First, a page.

Photo Credit: California Ships to Reefs
Sinking old warships creates new habitats for marine species.
Old ships, new life. I'm Bob Hirshon and this is Science Update.
The HMCS Yukon lies 100 feet below the surface off of San Diego, California. But the Canadian warship wasn’t sunk in battle. Instead, it’s been turned into an ecologically friendly artificial reef, now home to thousands of animals. California Ships to Reefs vice president Dean Rewerts says that before sinking, all toxic materials are removed from a ship and then large holes are cut into it.
This is for access by divers and also by fish, where they can establish breeding populations. Almost immediately when the vessel hits the bottom of the ocean, a layer of calcium carbonate forms on the steel, that not only gives a foundation for the other things to latch on and start growing, it also protects the steel.
He says the Yukon and other ships are helping re-establish fish species that have been depleted across their natural range. I’m Bob Hirshon, for AAAS, the science society.
Making Sense of the Research
Reefs are important and diverse marine ecosystems in which small organisms like algae and coral form complex structures that attract other fish and marine life. Humans have been creating artificial reefs accidentally for as long as we've been sailing ships (and occasionally sinking them). And we've been creating them deliberately to attact marine life for at least four hundred years: people in 17th-century Japan submerged rocks to grow a type of seaweed called kelp.
Over the past several decades, people all over the world have sunk ships, aircraft carriers, old tires, and even New York City subway cars to create artificial reefs. For a long time, the costs sometimes outweighed the benefits. Many structures sunk in the past weren't cleaned well and leached toxic chemicals into the ocean. Others, like the tires, broke apart and damaged natural coral reefs.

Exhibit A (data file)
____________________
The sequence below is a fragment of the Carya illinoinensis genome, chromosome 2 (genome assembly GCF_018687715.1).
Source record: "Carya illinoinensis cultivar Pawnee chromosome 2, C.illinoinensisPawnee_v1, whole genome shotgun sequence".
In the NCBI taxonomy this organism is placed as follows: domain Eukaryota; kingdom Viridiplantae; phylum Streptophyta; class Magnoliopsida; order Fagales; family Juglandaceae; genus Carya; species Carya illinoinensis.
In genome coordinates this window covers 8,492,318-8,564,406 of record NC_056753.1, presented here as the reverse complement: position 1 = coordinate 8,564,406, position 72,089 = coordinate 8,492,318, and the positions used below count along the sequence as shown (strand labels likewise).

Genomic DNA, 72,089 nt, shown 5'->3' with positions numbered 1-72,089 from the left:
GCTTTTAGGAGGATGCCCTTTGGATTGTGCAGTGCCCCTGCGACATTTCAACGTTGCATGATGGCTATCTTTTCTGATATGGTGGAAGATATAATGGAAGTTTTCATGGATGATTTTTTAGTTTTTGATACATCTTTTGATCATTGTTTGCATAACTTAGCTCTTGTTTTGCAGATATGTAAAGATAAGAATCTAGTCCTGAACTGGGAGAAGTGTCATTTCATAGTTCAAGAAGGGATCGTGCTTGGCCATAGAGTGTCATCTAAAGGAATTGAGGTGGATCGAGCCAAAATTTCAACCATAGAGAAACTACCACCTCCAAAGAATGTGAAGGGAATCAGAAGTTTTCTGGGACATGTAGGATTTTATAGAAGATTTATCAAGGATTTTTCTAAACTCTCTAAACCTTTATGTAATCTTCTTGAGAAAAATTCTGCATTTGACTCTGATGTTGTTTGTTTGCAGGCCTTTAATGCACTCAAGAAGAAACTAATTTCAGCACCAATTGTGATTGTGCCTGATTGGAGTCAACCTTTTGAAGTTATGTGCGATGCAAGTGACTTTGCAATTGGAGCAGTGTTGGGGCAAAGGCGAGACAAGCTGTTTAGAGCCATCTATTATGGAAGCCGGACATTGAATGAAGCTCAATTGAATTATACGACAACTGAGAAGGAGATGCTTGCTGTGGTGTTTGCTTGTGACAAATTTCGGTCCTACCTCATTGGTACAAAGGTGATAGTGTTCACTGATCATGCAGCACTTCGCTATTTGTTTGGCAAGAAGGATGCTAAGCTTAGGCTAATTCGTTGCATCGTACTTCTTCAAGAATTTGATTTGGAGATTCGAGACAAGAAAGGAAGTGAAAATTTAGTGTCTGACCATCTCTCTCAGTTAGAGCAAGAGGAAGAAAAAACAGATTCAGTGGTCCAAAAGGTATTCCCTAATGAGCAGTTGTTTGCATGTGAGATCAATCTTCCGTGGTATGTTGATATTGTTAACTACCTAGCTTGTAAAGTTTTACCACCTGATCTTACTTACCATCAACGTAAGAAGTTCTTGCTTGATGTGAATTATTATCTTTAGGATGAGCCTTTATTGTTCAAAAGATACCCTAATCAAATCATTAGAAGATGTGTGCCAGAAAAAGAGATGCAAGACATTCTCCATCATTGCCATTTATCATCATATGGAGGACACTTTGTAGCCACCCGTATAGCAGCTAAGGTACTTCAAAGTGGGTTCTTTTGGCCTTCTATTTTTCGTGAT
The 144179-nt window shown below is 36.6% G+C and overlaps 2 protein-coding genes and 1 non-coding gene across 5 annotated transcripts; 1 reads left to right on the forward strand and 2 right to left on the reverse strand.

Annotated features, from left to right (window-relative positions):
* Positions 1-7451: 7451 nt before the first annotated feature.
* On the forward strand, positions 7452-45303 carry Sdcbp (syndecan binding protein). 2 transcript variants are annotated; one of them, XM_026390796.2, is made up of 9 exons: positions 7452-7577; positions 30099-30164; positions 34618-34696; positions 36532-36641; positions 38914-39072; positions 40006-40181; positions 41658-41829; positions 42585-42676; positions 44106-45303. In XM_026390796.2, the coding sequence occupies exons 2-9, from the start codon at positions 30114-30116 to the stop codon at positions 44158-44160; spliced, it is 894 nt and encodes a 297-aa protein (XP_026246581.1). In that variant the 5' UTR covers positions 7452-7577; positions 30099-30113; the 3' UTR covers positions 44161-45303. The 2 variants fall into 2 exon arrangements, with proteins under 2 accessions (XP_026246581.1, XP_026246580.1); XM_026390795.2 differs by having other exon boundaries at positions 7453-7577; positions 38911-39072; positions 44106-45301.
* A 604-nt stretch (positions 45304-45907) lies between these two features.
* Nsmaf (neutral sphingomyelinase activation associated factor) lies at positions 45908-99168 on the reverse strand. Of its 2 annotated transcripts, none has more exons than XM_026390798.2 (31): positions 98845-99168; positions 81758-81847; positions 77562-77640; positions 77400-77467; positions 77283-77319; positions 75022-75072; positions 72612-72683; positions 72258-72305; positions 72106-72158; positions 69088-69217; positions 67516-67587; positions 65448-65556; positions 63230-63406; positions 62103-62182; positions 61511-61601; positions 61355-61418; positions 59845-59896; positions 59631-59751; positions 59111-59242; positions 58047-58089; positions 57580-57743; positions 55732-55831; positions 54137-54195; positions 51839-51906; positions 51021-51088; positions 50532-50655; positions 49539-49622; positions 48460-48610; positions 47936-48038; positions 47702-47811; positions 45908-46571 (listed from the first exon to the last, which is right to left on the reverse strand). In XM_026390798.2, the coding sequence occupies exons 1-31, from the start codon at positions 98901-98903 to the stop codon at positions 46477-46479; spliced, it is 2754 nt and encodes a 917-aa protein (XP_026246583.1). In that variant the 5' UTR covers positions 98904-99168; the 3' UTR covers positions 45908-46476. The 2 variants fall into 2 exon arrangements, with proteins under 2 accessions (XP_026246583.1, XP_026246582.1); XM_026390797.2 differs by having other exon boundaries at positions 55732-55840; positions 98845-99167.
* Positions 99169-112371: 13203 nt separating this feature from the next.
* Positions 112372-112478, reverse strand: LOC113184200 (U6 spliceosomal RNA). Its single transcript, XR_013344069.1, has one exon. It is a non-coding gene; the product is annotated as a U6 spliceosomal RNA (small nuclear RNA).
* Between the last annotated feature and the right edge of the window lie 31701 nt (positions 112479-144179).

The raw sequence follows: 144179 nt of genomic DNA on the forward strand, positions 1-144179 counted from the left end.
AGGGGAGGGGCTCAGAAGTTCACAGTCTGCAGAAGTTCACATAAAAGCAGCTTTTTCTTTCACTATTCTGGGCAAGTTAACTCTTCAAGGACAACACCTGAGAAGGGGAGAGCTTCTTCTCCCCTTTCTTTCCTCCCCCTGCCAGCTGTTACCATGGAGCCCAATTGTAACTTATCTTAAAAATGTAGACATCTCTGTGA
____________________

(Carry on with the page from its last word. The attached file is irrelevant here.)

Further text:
As you heard, the California Ships to Reefs program is one of many artificial reef creation programs active today. Responsible organizations make sure that the ship (or other structure to be sunk) is thoroughly cleaned and stripped of all known toxic substances. They cut holes in the structure to make it more accessible to marine life. They also make sure to choose a location far from vulnerable marine ecosystems, and away from strong ocean currents that could carry parts of the structure to unwanted places.
So far, the results for ships like the HMCS Yukon appear positive. Thirteen years after being sunk, the Yukon is home to a thriving reef ecosystem. It's also a popular spot for scuba divers. Time will tell if it continues to be a positive contributor to underwater life. But with so many human activities damaging marine ecosystems, it's a worthy effort to at least try to build some of them back up.
Now try and answer these questions:
- What is a reef?
- How can a sunken ship serve as an artificial reef?
- What have been some of the problems with past attempts at artificial reefs?
- What are some of the steps organizations currently take to prevent those problems from happening again?
You may want to check out the October 25, 2013, Science Update Podcast to hear further information about this Science Update and the other programs for that week. This podcast's topics include: An ocean quadcopter gives researchers a sky-high view of the stormy North Atlantic, autonomous underwater vehicles that search for sunken treasure, and behind the untimely death of the octopus.
The California Ships to Reefs website has more information on the project.
Learn why coral reefs are important to people on land in the Science Update Tsunami Barriers.
- Coral SOS Signals
- 2010 BioBlitz BobCast 3: Reef Trip
- Marine Sanctuaries
- Changing Oceans
- Marine Reserves